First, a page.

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Who is the Colombian Billionaire Taking a High Stakes Punt on Metro Bank?

The Colombian banking tycoon Jaime Gilinski Bacal is known for taking a gamble. Now one of the wealthiest people in Latin America, worth a reported $5.3bn (£4.3bn), Bacal built his name snapping up the assets of struggling lenders on the cheap, turning around their fortunes and selling them on for a big profit.

“There is a moment in life when you have to take all of the risk, just put all of the cards on the table,” Bacal has said, according to Forbes.

And take a risk, he did. Three years after first building a stake in Metro Bank, the 65-year-old has emerged as a white knight for the UK high street lender, scooping up more than £100m of shares to build a 53% controlling stake.

He learned a trick or two watching his father, Isaac, build up big companies, including the Latin American snack food maker Yupi and the plastics business Rimax. Later, the Georgia Tech and Harvard business school alumni got a taste for deals after snagging a postgraduate gig with Morgan Stanley’s merger and acquisitions unit in the early 1980s.

He took a formal leap into the banking business a decade later, acquiring the Colombian assets of BCCI after its global collapse in 1991. A restructuring and management revamp helped stem a run on its assets, and four years later he sold out for four times more than he had put in.

His growing success helped convince high-profile investors, including George Soros, to join him in a $375m takeover of Colombia’s largest lender, Banco de Colombia, from the national government in 1994. The lucrative deal would eventually net the tycoon about $800m as he sold down his shares over the following decade.

Bacal – who has four children and previously lived in London with his wife, Raquel – later broadened his horizons, even teaming with the British real estate billionaire brothers Ian and Richard Livingstone, in 2015, to develop property on a former US air force base alongside the Panama Canal.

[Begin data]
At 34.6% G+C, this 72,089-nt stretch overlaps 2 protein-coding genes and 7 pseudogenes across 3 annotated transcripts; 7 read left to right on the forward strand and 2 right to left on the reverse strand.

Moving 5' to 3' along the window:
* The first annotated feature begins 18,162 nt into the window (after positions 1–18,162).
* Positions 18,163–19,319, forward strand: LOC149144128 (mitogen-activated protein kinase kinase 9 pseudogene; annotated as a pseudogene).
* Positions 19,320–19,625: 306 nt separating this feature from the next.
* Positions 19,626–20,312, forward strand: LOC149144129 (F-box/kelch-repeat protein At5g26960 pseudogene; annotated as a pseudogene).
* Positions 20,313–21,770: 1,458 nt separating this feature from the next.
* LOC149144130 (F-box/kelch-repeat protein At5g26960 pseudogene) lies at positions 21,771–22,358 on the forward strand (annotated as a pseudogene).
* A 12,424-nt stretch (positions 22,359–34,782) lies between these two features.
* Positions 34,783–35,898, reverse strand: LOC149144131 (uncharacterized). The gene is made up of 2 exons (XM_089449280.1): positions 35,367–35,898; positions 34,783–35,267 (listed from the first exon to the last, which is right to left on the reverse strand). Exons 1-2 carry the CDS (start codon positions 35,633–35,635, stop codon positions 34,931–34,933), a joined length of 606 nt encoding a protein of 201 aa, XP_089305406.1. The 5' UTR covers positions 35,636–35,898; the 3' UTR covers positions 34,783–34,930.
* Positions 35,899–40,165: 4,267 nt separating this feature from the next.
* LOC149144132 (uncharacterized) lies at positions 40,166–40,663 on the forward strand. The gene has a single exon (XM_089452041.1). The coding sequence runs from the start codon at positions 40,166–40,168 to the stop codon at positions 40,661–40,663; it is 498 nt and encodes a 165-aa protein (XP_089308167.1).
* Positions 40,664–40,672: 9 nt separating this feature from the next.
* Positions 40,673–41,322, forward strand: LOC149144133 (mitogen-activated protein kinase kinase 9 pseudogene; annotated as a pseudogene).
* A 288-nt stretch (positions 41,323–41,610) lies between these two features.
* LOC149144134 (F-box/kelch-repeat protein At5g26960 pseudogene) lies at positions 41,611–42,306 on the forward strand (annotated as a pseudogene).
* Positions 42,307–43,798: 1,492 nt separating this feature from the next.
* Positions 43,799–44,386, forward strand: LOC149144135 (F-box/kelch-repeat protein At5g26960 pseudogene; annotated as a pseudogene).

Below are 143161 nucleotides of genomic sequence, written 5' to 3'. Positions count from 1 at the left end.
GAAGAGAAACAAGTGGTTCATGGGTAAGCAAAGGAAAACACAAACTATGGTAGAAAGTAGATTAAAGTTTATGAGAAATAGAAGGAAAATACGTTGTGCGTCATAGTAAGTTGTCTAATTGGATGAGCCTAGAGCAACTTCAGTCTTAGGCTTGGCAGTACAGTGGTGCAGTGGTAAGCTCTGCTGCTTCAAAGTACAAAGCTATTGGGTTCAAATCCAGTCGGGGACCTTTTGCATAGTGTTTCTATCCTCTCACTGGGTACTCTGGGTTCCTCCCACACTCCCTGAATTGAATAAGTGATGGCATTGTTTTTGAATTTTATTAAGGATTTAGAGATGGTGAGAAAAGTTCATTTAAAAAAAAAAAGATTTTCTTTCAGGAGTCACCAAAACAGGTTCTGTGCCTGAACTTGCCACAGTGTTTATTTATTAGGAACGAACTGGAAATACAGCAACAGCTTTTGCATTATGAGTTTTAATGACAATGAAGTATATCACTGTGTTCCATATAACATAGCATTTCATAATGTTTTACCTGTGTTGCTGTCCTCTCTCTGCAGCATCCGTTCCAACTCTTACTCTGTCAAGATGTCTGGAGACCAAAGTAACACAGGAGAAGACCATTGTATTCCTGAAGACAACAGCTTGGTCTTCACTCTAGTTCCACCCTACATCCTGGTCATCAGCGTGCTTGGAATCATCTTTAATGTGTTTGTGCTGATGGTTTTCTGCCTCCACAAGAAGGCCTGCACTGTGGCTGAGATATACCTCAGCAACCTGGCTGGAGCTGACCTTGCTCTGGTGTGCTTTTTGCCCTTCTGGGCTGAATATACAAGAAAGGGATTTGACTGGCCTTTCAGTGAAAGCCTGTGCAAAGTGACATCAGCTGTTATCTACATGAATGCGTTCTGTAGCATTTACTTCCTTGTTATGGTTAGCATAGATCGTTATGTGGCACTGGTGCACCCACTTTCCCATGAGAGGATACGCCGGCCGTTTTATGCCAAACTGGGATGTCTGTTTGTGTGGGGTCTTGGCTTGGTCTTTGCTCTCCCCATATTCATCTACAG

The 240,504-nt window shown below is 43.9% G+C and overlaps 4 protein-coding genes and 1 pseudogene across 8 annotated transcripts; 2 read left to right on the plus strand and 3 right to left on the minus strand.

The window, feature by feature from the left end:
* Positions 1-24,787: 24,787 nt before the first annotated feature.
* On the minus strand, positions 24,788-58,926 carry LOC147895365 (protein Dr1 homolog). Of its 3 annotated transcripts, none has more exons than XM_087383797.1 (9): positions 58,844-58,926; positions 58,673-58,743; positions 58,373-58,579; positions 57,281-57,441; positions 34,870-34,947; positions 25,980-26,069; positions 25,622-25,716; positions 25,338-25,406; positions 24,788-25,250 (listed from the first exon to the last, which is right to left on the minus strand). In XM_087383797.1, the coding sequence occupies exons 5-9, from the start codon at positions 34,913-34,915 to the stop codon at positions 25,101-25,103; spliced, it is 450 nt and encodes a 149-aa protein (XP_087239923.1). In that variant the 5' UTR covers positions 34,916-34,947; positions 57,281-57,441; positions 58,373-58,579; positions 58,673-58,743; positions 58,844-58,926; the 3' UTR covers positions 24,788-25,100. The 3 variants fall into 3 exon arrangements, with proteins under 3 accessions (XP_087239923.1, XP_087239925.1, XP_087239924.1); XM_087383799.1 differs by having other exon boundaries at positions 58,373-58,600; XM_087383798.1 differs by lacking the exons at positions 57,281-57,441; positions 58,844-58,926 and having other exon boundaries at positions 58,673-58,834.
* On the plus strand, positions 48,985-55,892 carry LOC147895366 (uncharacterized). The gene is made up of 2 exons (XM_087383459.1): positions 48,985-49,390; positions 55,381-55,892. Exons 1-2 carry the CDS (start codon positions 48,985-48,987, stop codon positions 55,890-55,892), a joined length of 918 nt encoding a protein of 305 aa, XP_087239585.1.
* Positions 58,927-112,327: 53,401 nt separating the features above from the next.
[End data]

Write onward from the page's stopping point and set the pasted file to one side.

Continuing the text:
He started edging closer to the UK high street when he became the largest shareholder in TSB’s Spanish owner, Banco Sabadell, in 2013 but he sold down the stake three years later.

So it was a surprise when in 2019 he took an initial 4.3% stake in the high street-focused Metro Bank via his British Virgin Island-based investment vehicle Spaldy, making him the third largest shareholder.

Metro had been struggling in the wake of a major accounting blunder, having miscalculated how much capital it should hold against its risk. Investors dumped shares and fearful customers pulled their cash but Bacal saw an opportunity.

Six months later, he doubled his holding to 9%, triggering rumours about a potential takeover of Metro. He replaced the American hedge fund boss Steve Cohen as the company’s largest investor.

Bacal eventually leveraged that position last autumn when he secured a seat on the Metro board for his daughter Dorita Gilinski, who launched Colombia’s first digital lender, Lulo Bank, to represent his investment.

With regulators clambering for a rescue package for the embattled lender over the weekend, Bacal took another risk, tabling a major bet on high street banking.

Neither Spaldy nor Bacal could be reached for comment.

Source : The Guardian